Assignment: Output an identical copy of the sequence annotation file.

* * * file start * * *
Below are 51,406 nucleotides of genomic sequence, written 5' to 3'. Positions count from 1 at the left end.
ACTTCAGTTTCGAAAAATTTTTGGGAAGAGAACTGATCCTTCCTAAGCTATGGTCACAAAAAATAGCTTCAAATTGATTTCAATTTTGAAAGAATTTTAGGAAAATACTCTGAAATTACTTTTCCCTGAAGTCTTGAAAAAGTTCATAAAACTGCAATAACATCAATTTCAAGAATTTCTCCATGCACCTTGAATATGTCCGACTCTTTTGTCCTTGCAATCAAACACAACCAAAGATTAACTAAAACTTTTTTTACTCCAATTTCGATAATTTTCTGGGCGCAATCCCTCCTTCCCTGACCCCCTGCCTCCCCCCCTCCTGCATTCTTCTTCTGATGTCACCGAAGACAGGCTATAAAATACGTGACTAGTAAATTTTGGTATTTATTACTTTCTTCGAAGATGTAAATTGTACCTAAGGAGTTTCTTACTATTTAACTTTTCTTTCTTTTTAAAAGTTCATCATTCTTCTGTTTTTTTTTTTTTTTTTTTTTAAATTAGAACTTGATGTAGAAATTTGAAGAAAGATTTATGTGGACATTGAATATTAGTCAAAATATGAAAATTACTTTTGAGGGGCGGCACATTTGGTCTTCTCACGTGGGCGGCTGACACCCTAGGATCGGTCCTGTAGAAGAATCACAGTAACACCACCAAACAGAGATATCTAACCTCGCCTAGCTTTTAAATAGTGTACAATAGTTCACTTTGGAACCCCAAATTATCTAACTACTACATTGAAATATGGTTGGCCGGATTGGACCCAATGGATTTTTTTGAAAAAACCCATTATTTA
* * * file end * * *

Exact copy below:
Below are 51,406 nucleotides of genomic sequence, written 5' to 3'. Positions count from 1 at the left end.
ACTTCAGTTTCGAAAAATTTTTGGGAAGAGAACTGATCCTTCCTAAGCTATGGTCACAAAAAATAGCTTCAAATTGATTTCAATTTTGAAAGAATTTTAGGAAAATACTCTGAAATTACTTTTCCCTGAAGTCTTGAAAAAGTTCATAAAACTGCAATAACATCAATTTCAAGAATTTCTCCATGCACCTTGAATATGTCCGACTCTTTTGTCCTTGCAATCAAACACAACCAAAGATTAACTAAAACTTTTTTTACTCCAATTTCGATAATTTTCTGGGCGCAATCCCTCCTTCCCTGACCCCCTGCCTCCCCCCCTCCTGCATTCTTCTTCTGATGTCACCGAAGACAGGCTATAAAATACGTGACTAGTAAATTTTGGTATTTATTACTTTCTTCGAAGATGTAAATTGTACCTAAGGAGTTTCTTACTATTTAACTTTTCTTTCTTTTTAAAAGTTCATCATTCTTCTGTTTTTTTTTTTTTTTTTTTTTAAATTAGAACTTGATGTAGAAATTTGAAGAAAGATTTATGTGGACATTGAATATTAGTCAAAATATGAAAATTACTTTTGAGGGGCGGCACATTTGGTCTTCTCACGTGGGCGGCTGACACCCTAGGATCGGTCCTGTAGAAGAATCACAGTAACACCACCAAACAGAGATATCTAACCTCGCCTAGCTTTTAAATAGTGTACAATAGTTCACTTTGGAACCCCAAATTATCTAACTACTACATTGAAATATGGTTGGCCGGATTGGACCCAATGGATTTTTTTGAAAAAACCCATTATTTA